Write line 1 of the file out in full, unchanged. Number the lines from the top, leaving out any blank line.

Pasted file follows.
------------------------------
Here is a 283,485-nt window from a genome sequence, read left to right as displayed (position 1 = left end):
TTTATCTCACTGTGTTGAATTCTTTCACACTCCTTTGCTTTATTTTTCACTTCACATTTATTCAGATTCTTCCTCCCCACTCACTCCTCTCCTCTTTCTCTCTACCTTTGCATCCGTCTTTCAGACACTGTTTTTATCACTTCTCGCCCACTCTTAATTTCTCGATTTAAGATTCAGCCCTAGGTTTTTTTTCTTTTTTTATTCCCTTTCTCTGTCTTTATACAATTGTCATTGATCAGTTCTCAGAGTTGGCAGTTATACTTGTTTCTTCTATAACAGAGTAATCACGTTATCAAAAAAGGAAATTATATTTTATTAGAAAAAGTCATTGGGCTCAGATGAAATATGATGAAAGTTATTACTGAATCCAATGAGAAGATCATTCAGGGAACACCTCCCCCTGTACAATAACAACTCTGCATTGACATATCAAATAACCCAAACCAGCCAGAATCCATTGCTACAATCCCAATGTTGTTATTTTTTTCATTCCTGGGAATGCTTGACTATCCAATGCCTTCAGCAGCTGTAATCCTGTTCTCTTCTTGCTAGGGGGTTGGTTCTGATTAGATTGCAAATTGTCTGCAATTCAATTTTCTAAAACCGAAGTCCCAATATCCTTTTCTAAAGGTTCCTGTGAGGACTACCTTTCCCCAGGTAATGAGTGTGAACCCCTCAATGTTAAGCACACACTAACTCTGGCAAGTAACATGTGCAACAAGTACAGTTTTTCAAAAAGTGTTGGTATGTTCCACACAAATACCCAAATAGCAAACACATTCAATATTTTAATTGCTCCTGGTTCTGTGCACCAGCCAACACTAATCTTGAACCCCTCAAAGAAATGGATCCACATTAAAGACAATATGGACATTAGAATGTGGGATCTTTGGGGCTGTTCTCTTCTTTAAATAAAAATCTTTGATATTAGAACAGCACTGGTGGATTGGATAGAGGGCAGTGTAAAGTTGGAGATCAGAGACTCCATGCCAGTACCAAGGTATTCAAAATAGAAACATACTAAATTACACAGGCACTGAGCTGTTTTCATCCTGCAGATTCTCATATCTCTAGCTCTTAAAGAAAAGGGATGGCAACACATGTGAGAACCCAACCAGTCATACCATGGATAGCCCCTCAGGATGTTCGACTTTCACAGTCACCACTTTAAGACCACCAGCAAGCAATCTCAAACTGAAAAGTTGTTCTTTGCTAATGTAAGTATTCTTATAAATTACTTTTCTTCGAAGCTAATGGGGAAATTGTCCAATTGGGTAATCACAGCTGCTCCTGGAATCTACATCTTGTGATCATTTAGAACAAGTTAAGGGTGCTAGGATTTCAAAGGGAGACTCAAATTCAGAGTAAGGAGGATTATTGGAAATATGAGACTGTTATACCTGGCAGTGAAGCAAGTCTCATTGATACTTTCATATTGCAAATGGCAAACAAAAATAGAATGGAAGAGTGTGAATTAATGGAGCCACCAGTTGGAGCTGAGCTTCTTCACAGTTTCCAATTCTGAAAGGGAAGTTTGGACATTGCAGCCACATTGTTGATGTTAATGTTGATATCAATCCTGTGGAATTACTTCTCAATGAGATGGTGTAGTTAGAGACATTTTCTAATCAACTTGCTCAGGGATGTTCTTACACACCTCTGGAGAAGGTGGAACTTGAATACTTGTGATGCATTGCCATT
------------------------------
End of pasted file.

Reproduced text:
Here is a 283,485-nt window from a genome sequence, read left to right as displayed (position 1 = left end):